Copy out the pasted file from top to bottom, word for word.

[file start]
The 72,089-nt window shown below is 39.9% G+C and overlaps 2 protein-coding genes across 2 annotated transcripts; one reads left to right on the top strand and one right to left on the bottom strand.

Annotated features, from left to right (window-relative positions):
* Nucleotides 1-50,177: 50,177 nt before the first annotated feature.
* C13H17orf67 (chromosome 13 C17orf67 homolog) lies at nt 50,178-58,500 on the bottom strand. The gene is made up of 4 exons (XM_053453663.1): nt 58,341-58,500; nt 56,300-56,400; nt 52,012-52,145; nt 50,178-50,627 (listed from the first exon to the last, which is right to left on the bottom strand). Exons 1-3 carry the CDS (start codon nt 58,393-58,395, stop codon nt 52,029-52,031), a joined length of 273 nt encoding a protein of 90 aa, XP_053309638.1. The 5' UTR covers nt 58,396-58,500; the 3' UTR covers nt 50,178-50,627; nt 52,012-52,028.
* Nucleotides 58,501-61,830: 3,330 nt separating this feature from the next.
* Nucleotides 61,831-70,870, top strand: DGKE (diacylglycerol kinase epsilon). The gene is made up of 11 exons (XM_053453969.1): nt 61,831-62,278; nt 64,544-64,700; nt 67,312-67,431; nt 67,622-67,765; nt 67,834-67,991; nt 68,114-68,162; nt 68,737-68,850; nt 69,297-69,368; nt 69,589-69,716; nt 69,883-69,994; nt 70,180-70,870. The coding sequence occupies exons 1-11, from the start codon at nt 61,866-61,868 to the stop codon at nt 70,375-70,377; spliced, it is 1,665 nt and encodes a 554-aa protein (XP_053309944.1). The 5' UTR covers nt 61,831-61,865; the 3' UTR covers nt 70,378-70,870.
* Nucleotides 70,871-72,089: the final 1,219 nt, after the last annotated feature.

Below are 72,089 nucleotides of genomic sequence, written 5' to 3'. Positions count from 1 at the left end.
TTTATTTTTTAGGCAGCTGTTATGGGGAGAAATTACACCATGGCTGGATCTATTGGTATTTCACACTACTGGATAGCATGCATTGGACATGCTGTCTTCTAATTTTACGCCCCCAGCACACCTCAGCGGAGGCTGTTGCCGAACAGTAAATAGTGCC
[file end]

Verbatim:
The 72,089-nt window shown below is 39.9% G+C and overlaps 2 protein-coding genes across 2 annotated transcripts; one reads left to right on the top strand and one right to left on the bottom strand.

Annotated features, from left to right (window-relative positions):
* Nucleotides 1-50,177: 50,177 nt before the first annotated feature.
* C13H17orf67 (chromosome 13 C17orf67 homolog) lies at nt 50,178-58,500 on the bottom strand. The gene is made up of 4 exons (XM_053453663.1): nt 58,341-58,500; nt 56,300-56,400; nt 52,012-52,145; nt 50,178-50,627 (listed from the first exon to the last, which is right to left on the bottom strand). Exons 1-3 carry the CDS (start codon nt 58,393-58,395, stop codon nt 52,029-52,031), a joined length of 273 nt encoding a protein of 90 aa, XP_053309638.1. The 5' UTR covers nt 58,396-58,500; the 3' UTR covers nt 50,178-50,627; nt 52,012-52,028.
* Nucleotides 58,501-61,830: 3,330 nt separating this feature from the next.
* Nucleotides 61,831-70,870, top strand: DGKE (diacylglycerol kinase epsilon). The gene is made up of 11 exons (XM_053453969.1): nt 61,831-62,278; nt 64,544-64,700; nt 67,312-67,431; nt 67,622-67,765; nt 67,834-67,991; nt 68,114-68,162; nt 68,737-68,850; nt 69,297-69,368; nt 69,589-69,716; nt 69,883-69,994; nt 70,180-70,870. The coding sequence occupies exons 1-11, from the start codon at nt 61,866-61,868 to the stop codon at nt 70,375-70,377; spliced, it is 1,665 nt and encodes a 554-aa protein (XP_053309944.1). The 5' UTR covers nt 61,831-61,865; the 3' UTR covers nt 70,378-70,870.
* Nucleotides 70,871-72,089: the final 1,219 nt, after the last annotated feature.

Below are 72,089 nucleotides of genomic sequence, written 5' to 3'. Positions count from 1 at the left end.
TTTATTTTTTAGGCAGCTGTTATGGGGAGAAATTACACCATGGCTGGATCTATTGGTATTTCACACTACTGGATAGCATGCATTGGACATGCTGTCTTCTAATTTTACGCCCCCAGCACACCTCAGCGGAGGCTGTTGCCGAACAGTAAATAGTGCC